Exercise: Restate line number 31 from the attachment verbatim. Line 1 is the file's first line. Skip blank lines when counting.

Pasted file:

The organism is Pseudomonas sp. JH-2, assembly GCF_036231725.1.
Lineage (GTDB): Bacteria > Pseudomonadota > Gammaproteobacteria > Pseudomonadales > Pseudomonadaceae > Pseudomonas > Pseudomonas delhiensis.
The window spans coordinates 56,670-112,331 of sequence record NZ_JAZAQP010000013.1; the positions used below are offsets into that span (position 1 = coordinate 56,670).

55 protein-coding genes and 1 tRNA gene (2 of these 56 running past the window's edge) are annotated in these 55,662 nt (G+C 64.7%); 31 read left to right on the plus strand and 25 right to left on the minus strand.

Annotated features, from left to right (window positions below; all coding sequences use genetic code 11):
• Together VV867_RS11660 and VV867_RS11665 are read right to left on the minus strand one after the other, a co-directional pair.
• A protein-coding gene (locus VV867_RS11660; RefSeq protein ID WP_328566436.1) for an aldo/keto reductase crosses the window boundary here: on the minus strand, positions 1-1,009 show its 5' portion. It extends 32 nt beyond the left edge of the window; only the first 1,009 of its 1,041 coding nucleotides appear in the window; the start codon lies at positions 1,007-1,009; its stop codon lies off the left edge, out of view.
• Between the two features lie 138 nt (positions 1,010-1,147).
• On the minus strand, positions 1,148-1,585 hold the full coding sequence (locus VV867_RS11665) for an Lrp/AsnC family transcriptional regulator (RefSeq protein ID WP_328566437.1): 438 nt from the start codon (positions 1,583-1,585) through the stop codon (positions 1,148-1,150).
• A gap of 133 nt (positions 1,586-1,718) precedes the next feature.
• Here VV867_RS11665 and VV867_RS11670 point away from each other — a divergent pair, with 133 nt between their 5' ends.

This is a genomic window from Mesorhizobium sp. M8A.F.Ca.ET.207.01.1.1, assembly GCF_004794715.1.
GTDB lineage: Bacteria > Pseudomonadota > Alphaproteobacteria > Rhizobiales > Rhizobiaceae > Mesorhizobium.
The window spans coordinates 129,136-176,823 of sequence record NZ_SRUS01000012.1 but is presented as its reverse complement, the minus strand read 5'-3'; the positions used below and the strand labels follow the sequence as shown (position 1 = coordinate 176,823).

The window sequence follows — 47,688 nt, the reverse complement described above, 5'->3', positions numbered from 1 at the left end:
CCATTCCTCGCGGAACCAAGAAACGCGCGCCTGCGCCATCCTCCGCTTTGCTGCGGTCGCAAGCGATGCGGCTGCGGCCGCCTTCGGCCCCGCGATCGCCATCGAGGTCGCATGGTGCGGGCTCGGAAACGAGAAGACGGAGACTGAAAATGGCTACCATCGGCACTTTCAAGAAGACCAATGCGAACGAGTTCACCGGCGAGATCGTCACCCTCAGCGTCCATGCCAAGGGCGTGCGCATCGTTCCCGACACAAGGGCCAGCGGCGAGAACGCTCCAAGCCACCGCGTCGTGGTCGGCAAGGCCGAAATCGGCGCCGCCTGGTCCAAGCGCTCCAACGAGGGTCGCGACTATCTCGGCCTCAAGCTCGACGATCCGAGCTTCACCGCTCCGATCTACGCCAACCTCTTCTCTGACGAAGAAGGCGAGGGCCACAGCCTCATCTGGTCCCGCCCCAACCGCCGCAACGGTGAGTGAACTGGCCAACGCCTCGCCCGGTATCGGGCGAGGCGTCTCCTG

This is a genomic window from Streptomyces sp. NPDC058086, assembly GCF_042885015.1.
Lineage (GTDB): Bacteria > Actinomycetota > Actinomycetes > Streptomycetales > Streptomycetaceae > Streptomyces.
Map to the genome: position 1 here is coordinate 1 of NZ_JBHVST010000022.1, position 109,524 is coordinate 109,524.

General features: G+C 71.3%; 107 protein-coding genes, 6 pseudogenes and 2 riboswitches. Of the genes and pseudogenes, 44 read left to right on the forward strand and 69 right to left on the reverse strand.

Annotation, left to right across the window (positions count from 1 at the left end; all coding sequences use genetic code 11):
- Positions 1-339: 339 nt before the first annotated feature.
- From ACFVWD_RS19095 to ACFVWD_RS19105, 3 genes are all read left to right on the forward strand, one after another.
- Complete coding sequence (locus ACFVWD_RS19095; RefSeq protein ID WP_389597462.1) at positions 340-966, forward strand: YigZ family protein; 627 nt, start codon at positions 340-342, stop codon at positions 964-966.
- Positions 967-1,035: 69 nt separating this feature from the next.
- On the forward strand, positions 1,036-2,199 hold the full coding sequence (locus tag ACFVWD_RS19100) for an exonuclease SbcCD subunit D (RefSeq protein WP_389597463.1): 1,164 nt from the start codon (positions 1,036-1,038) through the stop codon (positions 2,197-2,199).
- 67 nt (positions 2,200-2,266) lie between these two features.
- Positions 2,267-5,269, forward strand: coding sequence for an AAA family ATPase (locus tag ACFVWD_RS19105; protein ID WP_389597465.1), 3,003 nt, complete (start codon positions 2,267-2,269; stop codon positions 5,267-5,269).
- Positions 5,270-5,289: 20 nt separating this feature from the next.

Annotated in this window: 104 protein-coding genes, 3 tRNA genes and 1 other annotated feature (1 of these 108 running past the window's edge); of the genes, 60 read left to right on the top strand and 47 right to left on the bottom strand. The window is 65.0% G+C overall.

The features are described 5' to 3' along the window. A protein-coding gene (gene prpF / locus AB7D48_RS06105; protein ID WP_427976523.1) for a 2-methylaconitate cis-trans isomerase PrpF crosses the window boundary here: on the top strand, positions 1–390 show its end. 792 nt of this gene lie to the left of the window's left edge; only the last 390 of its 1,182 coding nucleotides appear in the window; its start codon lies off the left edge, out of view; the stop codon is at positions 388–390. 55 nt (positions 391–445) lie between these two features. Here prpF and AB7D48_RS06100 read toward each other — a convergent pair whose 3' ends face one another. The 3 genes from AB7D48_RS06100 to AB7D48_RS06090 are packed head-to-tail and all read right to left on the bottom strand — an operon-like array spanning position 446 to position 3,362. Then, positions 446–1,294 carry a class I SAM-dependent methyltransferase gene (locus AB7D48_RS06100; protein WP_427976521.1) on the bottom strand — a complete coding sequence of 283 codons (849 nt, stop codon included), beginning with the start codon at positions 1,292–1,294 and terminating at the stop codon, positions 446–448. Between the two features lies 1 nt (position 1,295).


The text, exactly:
The features are described 5' to 3' along the window. A protein-coding gene (gene prpF / locus AB7D48_RS06105; protein ID WP_427976523.1) for a 2-methylaconitate cis-trans isomerase PrpF crosses the window boundary here: on the top strand, positions 1–390 show its end. 792 nt of this gene lie to the left of the window's left edge; only the last 390 of its 1,182 coding nucleotides appear in the window; its start codon lies off the left edge, out of view; the stop codon is at positions 388–390. 55 nt (positions 391–445) lie between these two features. Here prpF and AB7D48_RS06100 read toward each other — a convergent pair whose 3' ends face one another. The 3 genes from AB7D48_RS06100 to AB7D48_RS06090 are packed head-to-tail and all read right to left on the bottom strand — an operon-like array spanning position 446 to position 3,362. Then, positions 446–1,294 carry a class I SAM-dependent methyltransferase gene (locus AB7D48_RS06100; protein WP_427976521.1) on the bottom strand — a complete coding sequence of 283 codons (849 nt, stop codon included), beginning with the start codon at positions 1,292–1,294 and terminating at the stop codon, positions 446–448. Between the two features lies 1 nt (position 1,295).